An Eye for an Eye

Cain replied to the Lord, ‘My punishment is too great for me to bear! You have banished me from the land and from your presence; you have made me a homeless wanderer. Anyone who finds me will kill me!’ The Lord replied, ‘No, for I will give a sevenfold punishment to anyone who kills you.’ Then the Lord put a mark on Cain to warn anyone who might try to kill him.”—Genesis 4:13–15 (NLT)

The punishment fits the crime. This principle has guided legal and judicial systems since the beginning of time. We see everywhere from the American legal system to the ancient law of Moses¬—"eye for eye, tooth for tooth, hand for hand, foot for foot” (Exodus 21:24 NIV).

In today’s verse, though, Cain believes that God, the Ultimate Judge, has handed down a punishment that did not fit the crime. He claimed that it was too great for him to bear. 

So, what is he specifically citing as unfair or unbearable? “You have banished me from the land.” Driven from society, from his home, his family, and his comfort zone to a place he is unfamiliar with; to become a wanderer, a drifter amongst the human race. And then comes the worst punishment . . . “You have banished me from the land and from your presence” (emphasis added). 

Did you know that the ancient Israelites believed that if someone was driven from the land where God was worshipped, he or she was no longer in the presence of God, but of other gods? But I believe the text implies something deeper . . .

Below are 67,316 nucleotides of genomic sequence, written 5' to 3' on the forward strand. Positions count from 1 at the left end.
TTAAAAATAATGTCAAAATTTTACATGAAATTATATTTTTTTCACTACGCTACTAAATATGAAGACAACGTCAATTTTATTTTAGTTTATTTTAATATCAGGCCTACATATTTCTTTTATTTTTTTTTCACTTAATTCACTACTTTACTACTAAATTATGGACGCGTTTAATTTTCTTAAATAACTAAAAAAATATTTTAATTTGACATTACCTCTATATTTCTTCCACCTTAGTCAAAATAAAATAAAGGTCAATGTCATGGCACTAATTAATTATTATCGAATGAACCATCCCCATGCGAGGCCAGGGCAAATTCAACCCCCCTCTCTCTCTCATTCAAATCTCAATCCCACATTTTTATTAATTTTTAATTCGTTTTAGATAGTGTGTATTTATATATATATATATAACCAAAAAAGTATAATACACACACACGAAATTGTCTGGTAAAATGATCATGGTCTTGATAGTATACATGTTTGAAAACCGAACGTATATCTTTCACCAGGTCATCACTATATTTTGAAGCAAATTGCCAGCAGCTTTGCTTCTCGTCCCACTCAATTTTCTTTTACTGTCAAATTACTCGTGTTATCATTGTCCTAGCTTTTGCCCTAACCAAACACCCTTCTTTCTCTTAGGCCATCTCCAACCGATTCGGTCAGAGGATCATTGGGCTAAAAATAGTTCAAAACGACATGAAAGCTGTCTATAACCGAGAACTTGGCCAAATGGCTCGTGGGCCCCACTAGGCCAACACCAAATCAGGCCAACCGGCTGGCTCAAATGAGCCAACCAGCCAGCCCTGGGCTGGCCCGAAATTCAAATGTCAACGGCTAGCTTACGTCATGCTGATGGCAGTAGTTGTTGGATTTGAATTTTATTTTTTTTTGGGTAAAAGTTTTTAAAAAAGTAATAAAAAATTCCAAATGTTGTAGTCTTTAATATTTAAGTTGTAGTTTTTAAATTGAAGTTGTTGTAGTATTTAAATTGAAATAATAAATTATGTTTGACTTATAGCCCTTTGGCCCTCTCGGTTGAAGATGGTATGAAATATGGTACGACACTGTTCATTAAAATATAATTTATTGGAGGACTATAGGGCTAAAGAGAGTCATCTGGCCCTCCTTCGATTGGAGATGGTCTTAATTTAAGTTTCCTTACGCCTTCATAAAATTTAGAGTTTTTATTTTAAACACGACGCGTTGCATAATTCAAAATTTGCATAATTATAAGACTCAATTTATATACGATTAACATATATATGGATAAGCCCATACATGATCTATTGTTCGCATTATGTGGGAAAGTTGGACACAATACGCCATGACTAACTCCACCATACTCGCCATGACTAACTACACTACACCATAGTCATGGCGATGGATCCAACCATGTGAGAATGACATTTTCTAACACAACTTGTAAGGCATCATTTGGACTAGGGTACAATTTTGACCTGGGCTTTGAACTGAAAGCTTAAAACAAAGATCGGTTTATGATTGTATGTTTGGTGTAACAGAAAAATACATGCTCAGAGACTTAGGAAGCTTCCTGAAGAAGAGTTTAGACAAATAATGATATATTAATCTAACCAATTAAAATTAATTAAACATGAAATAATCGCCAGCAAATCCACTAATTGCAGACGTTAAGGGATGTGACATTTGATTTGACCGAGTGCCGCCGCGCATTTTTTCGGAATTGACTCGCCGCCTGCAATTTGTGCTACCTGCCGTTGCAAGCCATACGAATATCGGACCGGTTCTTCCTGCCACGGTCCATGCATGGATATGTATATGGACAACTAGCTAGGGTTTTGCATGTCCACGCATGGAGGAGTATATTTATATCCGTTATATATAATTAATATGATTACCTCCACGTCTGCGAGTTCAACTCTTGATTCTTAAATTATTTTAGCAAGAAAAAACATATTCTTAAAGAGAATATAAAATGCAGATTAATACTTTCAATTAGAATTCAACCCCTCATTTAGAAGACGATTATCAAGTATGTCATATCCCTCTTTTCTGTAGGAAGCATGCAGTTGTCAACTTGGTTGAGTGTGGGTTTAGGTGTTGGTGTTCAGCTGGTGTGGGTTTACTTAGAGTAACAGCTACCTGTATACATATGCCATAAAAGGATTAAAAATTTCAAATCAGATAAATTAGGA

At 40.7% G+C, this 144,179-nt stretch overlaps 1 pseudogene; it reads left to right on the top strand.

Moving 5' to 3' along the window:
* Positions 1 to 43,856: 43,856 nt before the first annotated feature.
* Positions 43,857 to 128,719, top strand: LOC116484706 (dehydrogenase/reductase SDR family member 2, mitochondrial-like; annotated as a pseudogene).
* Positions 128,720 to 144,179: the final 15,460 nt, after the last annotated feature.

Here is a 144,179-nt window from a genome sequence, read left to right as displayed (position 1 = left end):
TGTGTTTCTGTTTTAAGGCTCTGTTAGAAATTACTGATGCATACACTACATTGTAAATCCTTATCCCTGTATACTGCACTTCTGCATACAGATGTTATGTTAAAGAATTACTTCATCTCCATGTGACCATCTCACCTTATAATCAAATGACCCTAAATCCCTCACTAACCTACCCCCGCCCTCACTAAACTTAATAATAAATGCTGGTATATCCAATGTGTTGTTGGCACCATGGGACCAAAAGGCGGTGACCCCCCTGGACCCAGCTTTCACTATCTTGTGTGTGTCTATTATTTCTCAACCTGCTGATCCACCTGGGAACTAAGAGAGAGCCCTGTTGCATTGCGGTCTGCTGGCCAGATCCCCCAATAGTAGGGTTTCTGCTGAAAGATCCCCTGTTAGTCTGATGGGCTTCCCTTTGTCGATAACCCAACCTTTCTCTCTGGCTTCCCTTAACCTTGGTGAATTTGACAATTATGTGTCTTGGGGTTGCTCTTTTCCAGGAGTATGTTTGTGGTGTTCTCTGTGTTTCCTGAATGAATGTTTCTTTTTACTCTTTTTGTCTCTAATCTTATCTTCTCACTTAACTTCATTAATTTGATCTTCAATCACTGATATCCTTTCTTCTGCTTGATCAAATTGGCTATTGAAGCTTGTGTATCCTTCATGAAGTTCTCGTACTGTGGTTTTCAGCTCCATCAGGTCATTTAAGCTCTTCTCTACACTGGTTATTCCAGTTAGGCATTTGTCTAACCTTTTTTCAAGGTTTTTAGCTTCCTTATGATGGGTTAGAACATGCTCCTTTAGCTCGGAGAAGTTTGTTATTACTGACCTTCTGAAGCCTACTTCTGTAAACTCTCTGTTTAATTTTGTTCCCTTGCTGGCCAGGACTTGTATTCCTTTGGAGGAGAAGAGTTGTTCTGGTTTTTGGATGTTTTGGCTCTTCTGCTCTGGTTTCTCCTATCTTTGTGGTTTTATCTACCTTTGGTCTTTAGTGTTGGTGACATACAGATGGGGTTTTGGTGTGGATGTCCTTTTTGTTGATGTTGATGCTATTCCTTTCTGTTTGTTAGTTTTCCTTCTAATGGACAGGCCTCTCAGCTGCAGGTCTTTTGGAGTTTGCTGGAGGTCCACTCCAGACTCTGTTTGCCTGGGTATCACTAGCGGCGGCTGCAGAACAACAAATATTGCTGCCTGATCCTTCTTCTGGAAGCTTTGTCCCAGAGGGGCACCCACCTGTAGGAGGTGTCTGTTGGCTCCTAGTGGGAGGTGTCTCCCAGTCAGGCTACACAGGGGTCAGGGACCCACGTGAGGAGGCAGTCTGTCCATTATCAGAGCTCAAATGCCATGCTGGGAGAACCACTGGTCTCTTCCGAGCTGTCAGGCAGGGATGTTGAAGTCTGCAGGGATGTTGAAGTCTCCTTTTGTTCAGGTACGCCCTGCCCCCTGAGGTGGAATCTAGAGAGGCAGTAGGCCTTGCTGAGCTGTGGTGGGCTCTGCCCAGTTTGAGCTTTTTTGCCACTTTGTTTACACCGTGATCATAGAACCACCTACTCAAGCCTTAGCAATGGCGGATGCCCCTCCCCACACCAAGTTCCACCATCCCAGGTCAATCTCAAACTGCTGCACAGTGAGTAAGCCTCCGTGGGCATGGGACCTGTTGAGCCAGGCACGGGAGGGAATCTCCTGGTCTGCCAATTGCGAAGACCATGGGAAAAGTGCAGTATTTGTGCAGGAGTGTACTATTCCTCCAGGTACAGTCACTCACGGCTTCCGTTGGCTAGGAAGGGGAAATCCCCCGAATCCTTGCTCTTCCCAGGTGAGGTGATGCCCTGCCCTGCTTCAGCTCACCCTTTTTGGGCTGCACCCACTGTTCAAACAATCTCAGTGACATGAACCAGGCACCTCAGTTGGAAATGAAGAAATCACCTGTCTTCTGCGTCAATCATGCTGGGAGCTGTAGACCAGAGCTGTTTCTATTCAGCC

Obviously, we know that no one can be hidden from the sight of the Lord, from His omniscience and omnipresence. There’s no such thing as being hidden from an all-seeing, ever-present God; there is no escaping His presence, which is everywhere. What Cain was being banished from was the favor and good will of the Lord; He was losing the blessing and protection of the Lord. The key word here for Cain was protection, which he reinforces when he says, “Anyone who finds me will kill me.” So, not only was he seemingly unrepentant for killing his brother, he was also only concerned with his personal wellbeing. 

But the Lord wouldn’t allow it. “The Lord replied, ‘No, for I will give a sevenfold punishment to anyone who kills you.’” Through special divine protection, the life of Cain was to be left unharmed. In this, I see the mercy of God, even to the first murderer—who despite believing his punishment was too harsh actually deserved death for taking the life of his brother. I believe God wanted Cain, who was clearly unrepentant, to experience the consequences of his sin and come to a place of brokenness and repentance. I pray that we as believers can learn from Cain and be mature enough to accept consequences when we fall short and embrace the Lord’s mercy and grace, and the lessons He wants us to learn in them!

DIG: Did the punishment fit the crime in Cain’s case? Why did God mark Cain and vow to keep Him alive?

DISCOVER: Consider a time when the Lord has allowed you to experience consequences. What did He show you? What did you learn from it?

DO: Thank the Lord for His judgment and His mercy. 

About the Author

Danny Saavedra

Danny Saavedra is a licensed minister who has served on staff at Calvary since 2012, managing the Calvary Devotional and digital discipleship resources. He has a Master of Arts in Pastoral Counseling and Master of Divinity in Pastoral Ministry from Liberty Theological Seminary. His wife Stephanie, son Jude, and daughter Zoe share a love of Star Wars, good food, having friends over for dinner, and studying the Word together as a family.